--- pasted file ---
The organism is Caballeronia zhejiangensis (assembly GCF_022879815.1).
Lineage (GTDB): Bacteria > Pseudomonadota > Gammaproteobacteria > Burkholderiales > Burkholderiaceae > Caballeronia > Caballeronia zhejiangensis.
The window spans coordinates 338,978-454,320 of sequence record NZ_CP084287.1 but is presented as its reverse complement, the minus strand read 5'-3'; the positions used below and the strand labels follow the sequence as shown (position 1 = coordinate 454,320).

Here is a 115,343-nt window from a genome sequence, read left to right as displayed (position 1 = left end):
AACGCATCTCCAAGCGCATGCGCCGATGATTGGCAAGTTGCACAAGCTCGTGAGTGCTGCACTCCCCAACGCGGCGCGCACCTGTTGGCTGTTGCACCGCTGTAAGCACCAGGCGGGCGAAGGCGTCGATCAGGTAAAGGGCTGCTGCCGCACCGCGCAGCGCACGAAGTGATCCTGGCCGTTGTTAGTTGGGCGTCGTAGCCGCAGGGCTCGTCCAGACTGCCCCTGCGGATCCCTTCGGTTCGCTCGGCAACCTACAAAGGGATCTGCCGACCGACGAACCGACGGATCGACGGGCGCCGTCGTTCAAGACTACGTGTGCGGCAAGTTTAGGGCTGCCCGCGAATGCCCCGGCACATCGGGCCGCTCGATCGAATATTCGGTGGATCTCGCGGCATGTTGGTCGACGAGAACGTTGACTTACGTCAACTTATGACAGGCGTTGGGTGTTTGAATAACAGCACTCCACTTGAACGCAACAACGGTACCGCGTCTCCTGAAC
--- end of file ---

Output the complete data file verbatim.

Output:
The organism is Caballeronia zhejiangensis (assembly GCF_022879815.1).
Lineage (GTDB): Bacteria > Pseudomonadota > Gammaproteobacteria > Burkholderiales > Burkholderiaceae > Caballeronia > Caballeronia zhejiangensis.
The window spans coordinates 338,978-454,320 of sequence record NZ_CP084287.1 but is presented as its reverse complement, the minus strand read 5'-3'; the positions used below and the strand labels follow the sequence as shown (position 1 = coordinate 454,320).

Here is a 115,343-nt window from a genome sequence, read left to right as displayed (position 1 = left end):
AACGCATCTCCAAGCGCATGCGCCGATGATTGGCAAGTTGCACAAGCTCGTGAGTGCTGCACTCCCCAACGCGGCGCGCACCTGTTGGCTGTTGCACCGCTGTAAGCACCAGGCGGGCGAAGGCGTCGATCAGGTAAAGGGCTGCTGCCGCACCGCGCAGCGCACGAAGTGATCCTGGCCGTTGTTAGTTGGGCGTCGTAGCCGCAGGGCTCGTCCAGACTGCCCCTGCGGATCCCTTCGGTTCGCTCGGCAACCTACAAAGGGATCTGCCGACCGACGAACCGACGGATCGACGGGCGCCGTCGTTCAAGACTACGTGTGCGGCAAGTTTAGGGCTGCCCGCGAATGCCCCGGCACATCGGGCCGCTCGATCGAATATTCGGTGGATCTCGCGGCATGTTGGTCGACGAGAACGTTGACTTACGTCAACTTATGACAGGCGTTGGGTGTTTGAATAACAGCACTCCACTTGAACGCAACAACGGTACCGCGTCTCCTGAAC